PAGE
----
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This question requires very little background: 1. English is my second language and I find myself thinking mostly in it 2. I tend to listen more than to read it

When I read a book from the computer screen (the same screen on which I watch documentaries) about science I tend to read the words but to also hear them in my mind, like if I was reading them out loud (or some documentary speaker was talking) and only after that I perceive the whole sentence. It seems to me that I can not control this process.

My expectations are that reading has nothing to do with hearing.

The opposite of my situation is to hear something and experience it reading it in your mind on a sheet of paper and after that you perceive the information.

Any idea why this is happening?

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When I read a book I tend to read the words but to also hear them in my mind

Inner Speech is the general name given to this phenomenon,1 although it also goes by imagined speech, silent speech or covert speech, there are few studies and even less definite conclusions as to how it happens and its role in reading comprehension.

and only after that I perceive the whole sentence.

In general, language comprehension goes through the perception of sounds, words and sentences followed by meaning ( independently or in succession) , in order to comprehend a sentence or paragraph you hold words or sentences in some form of short term memory, for visual language ( written words, sign language ), we have a visual sketchpad and for spoken words we have a phonological loop and other inter related memory structures,these buffers also connect or send information to other associational areas in the brain where meaning is presumably derived.2

It seems to me that I can not control this process.

Another related concept to inner speech is private speech3, words spoken out loud to oneself. Private speech is both healthy and normal in children from the ages of 2 to 7 ( a student reading in class to himself in whispers for instance ), although we generally stop the public practice when we grow up due mostly to our social environment and other factors. It is then conceivable that our preferred way ( although not the only one) way of reading for comprehension is to use silent private speech which in turn goes through the language comprehension process outlined above.4

My expectations are that reading has nothing to do with hearing.

Yes and no, while the entry point might be a different one ( visual vs auditory), most likely the language centers and higher associational areas get recruited by either one while reading or hearing, furthermore, by translating internally in between domains, you have access to memories specific to that domain, for instance: when perceiving visually a stop sign (and reacting rapidly), reading and imagining a color, or hearing how something smells5 .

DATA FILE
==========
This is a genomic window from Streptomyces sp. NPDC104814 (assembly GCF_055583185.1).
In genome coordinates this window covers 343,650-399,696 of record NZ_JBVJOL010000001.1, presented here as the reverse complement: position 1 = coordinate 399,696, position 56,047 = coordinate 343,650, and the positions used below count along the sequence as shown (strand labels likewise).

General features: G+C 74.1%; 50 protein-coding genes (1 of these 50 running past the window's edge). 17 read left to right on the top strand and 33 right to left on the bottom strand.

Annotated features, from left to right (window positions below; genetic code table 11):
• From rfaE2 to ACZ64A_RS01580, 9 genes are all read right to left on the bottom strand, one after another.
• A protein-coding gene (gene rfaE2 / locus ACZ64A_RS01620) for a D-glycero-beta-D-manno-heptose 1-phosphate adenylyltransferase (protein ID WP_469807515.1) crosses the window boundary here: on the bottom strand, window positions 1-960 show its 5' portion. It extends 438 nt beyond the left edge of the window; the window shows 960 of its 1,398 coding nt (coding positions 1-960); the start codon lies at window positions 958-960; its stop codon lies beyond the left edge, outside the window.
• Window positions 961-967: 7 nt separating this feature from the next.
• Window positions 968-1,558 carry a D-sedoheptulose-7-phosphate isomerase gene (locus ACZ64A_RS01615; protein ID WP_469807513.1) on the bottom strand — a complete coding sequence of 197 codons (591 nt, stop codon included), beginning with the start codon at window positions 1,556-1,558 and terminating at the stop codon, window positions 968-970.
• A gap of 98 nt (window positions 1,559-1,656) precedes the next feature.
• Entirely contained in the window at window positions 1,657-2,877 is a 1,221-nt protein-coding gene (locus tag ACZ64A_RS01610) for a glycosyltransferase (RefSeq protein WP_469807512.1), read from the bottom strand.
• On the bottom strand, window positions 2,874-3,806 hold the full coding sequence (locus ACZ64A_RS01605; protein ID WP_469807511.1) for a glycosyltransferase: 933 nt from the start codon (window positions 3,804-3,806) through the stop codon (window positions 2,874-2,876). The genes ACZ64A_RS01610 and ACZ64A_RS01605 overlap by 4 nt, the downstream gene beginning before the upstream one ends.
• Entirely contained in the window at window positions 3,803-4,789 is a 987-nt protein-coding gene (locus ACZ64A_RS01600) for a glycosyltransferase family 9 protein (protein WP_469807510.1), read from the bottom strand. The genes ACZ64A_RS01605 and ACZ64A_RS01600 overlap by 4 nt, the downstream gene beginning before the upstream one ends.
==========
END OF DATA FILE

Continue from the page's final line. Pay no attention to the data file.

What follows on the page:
Any idea why this is happening?

Languages consisting of ideograms( Japanese kanji ) present some clues along with the previous overview. Even though the kanji ideograms have more in common with pictures than words; the principal speech comprehension centers get predominantly recruited ( there are still differences though).6 Language has also been predominantly spoken ( the written word is relatively new to our species ) so it makes sense from an adaptive perspective ( i.e it is more efficient) to have a language comprehension center devoted to the older spoken language ( or general sound deciphering) and co-opt it for reading, this new routing happens with the aid of inner silent speech ( which could be a modification of private speech) and other memory buffers.

Notes, reference & sources:

1. A great introduction and overview: Inner Speech: Development, Cognitive Functions, Phenomenology, and Neurobiology

2. Cognitive Neuroscience( Gazzinga) Has a great overview of language and memory and there are whole fields of Neurolinguistics and Psycholinguistics devoted to language.

3. The wiki on private speech and previous sources.

4. From Print to sound and meaning (Cognitive Neuroscience of Language -Kemmerer) presents a model of this arrangement.

5. A contrasting issue is early blind subjects that read in braile, the entry point here is tactile but ends up recruiting language and visual areas the same. see Visual Cortex Activity in Early and Late Blind People

6. Japanese and English sentence reading comprehension and writing systems: An fMRI study of first and second language effects on brain activation Presents a detailed account.

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